“You need focus. Determination. And the courage to make very difficult choices. Particularly when managing the country’s finances…

“We’re determined to reduce debt as a share of our economy. Every policy we announce will be fully costed. And we will set up an Office for Value for Money to make sure public spending targets the national interest.

“And we should be clear about what that means. It means not being able to do things—good Labour things—as quickly as we might like. That’s what responsible government looks like… We will only borrow to invest when it’s in the long-term national interest.”

Later, he stressed, “I’m not just pro-business, I want to partner with business… invite them to drive forward our modern industrial strategy: a true partnership between government, business and trade unions.”

These were the key passages in Starmer’s speech.

The ruling class confronts a major economic catastrophe that has seen the pound plunge in response to the Truss government’s plans to funnel £72 billion in additional public borrowing to the corporations and the super-rich. Global investors responded by making clear that the transfer of wealth to big business must proceed, but paid for through a deepened assault on the working class not additional borrowing. Wages must be slashed, and essential services bled dry.

But this redoubled offensive is being demanded under conditions where hundreds of thousands of workers are involved in strikes demanding a living wage and millions more want to do the same. Starmer’s promise is that he can impose austerity measures by working with the trade unions to control and suppress rising opposition in the working class.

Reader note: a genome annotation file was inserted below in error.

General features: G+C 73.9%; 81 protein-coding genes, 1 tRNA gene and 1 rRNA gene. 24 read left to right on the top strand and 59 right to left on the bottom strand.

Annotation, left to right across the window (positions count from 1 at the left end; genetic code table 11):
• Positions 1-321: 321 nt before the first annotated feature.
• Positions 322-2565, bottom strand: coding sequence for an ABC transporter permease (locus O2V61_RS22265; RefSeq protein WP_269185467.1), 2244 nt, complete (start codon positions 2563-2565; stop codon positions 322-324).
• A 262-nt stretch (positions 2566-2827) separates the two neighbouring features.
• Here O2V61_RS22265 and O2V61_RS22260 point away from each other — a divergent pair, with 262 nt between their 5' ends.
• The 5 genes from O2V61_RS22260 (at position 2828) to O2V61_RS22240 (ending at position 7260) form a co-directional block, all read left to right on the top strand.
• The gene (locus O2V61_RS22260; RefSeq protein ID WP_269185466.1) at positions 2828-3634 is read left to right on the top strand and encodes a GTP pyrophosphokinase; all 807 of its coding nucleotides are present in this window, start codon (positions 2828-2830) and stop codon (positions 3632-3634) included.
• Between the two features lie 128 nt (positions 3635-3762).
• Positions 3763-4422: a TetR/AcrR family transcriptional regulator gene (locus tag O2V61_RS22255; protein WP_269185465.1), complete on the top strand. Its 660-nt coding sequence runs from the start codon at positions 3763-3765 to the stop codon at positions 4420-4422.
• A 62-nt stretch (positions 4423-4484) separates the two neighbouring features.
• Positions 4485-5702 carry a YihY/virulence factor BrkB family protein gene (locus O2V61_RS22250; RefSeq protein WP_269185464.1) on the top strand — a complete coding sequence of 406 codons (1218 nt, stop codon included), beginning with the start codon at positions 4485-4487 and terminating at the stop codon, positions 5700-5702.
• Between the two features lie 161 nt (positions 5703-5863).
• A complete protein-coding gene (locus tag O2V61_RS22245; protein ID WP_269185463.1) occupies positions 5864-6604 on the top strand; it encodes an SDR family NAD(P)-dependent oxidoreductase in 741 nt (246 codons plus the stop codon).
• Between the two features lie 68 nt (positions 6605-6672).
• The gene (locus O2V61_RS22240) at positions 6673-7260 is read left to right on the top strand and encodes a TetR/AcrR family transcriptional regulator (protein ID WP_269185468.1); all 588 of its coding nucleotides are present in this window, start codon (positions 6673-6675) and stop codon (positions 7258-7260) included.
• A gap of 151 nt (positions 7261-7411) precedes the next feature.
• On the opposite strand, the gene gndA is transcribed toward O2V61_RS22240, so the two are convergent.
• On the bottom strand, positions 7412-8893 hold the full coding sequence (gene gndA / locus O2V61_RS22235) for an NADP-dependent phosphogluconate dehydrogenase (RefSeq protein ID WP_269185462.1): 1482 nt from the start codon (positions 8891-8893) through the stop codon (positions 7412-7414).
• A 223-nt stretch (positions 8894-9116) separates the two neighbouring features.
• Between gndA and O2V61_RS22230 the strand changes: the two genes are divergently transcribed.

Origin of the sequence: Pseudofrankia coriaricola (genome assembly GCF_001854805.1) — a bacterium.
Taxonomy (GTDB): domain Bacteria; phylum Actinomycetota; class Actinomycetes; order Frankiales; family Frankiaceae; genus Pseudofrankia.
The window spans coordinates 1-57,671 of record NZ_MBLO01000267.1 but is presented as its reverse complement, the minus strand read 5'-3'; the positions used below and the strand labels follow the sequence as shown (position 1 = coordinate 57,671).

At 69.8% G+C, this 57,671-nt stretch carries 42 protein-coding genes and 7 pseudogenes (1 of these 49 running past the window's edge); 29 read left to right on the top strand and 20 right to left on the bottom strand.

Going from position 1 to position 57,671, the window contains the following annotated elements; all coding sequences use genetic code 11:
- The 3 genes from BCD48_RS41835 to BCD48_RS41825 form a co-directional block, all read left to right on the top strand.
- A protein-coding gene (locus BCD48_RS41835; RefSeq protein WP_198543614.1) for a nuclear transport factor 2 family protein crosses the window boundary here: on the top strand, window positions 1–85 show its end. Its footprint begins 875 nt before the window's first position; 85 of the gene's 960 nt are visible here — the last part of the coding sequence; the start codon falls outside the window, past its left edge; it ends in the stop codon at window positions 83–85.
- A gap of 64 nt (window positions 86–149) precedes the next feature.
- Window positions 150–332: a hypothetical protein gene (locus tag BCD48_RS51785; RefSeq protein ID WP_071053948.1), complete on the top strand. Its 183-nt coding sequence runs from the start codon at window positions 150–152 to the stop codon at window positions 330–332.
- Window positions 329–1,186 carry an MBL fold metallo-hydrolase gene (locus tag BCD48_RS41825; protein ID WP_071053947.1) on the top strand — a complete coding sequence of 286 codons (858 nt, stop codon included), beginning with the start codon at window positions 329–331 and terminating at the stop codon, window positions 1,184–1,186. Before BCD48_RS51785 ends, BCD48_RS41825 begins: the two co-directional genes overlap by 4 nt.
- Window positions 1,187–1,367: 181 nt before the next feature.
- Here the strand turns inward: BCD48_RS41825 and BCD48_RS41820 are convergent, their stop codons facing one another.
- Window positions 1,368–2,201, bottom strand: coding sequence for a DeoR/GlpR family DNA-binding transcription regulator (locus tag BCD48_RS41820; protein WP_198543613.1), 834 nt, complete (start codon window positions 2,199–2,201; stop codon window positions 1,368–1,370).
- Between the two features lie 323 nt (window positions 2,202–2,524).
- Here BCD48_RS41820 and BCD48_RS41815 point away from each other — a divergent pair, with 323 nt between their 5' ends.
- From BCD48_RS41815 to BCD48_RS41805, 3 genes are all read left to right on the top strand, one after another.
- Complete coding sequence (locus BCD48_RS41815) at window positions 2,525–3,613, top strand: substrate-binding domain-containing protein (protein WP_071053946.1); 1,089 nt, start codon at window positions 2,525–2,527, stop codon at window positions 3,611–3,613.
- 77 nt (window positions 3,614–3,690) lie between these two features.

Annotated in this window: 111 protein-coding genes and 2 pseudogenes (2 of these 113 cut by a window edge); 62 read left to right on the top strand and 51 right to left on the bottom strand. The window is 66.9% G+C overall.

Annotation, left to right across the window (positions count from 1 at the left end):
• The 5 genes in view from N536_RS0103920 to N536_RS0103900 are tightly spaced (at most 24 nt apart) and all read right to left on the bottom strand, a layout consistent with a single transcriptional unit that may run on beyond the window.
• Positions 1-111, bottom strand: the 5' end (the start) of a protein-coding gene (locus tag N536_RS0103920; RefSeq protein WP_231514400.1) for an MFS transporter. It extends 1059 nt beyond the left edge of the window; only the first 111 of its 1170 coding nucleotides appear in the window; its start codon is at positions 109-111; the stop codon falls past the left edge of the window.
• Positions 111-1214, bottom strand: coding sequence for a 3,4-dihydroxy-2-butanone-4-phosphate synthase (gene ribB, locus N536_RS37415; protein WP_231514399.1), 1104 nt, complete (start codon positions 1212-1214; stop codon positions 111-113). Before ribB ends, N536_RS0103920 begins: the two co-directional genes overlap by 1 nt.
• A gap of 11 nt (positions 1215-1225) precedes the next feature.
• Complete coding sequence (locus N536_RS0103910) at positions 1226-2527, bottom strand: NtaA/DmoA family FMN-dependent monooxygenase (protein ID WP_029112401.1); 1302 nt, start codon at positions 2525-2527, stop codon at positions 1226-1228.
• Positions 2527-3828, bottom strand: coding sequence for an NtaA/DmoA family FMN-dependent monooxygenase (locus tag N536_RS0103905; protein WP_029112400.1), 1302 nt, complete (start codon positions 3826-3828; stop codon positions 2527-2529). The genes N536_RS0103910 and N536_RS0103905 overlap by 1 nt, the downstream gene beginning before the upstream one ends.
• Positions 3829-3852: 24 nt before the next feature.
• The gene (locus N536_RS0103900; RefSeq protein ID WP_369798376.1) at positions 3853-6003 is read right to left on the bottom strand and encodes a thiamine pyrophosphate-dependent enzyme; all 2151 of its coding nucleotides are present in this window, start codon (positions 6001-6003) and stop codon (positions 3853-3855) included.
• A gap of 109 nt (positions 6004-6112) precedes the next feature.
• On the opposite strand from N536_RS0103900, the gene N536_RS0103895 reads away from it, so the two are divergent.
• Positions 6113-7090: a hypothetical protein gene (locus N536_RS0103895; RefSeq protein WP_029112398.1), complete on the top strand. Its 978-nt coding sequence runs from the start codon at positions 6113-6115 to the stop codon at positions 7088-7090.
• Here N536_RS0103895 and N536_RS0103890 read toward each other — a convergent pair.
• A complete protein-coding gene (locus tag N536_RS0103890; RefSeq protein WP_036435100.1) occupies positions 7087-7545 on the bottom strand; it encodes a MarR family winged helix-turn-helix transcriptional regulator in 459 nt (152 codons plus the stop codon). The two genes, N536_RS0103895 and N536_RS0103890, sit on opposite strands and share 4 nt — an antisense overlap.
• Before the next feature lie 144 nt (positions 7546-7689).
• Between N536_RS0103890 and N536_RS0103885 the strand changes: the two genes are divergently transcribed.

The same pro-imperialist agenda is behind Labour’s foregrounding of its “Green Prosperity Plan” to “turn the UK into a green growth superpower”. This is dressed up in environmentalist language and claims that workers will benefit from cheaper energy. But the real audience for Labour’s message was the British bourgeoisie—a promise to make the UK more energy self-reliant under conditions of a war against Russia that has sent oil and gas prices skyrocketing.

“Just look at what’s happening at the moment,” said Starmer. “The largest onshore wind farm in Wales. Who owns it? Sweden. Energy bills in Swansea are paying for schools and hospitals in Stockholm. The Chinese Communist Party has a stake in our nuclear industry. And five million people in Britain pay their bills to an energy company owned by France.”

It is to this end that Labour has promised to set up Great British Energy as a state-owned company, under the slogan “British power to the British people”, to take “advantage of the opportunities in clean British power… because it’s right for energy independence from tyrants like Putin.”

After proclaiming Labour’s commitment to “making Brexit work”, curbing immigration and ruling out working with the Scottish National Party “under any circumstances,” Starmer closed with a series of references that would have been understood by all the assembled delegates as a declaration that “The Blairites are back in charge.”

Labour, he said, was the party of “aspiration,” “economic responsibility”, “the party of the centre-ground.” After directly citing Tony Blair that Labour was “Once again, the political wing of the British people,” he boasted of how “in 1997,” the year of Blair’s first election victory, “we modernised a country held back by crumbling public services and outdated institutions.”

This is what Labour was when Corbyn led it—a right-wing party of big business, austerity and imperialist war. Today, it can openly proclaim its mission thanks to Corbyn’s refusal to either drive the right-wing cabal from the party or break to form a new party—a move that many of his remaining supporters still want him to take. Instead, he and the rump of Labour’s “left” cling desperately to the party’s rotting corpse, urging workers to back a Starmer government as supposedly the only alternative to Tory rule, when it is no alternative at all.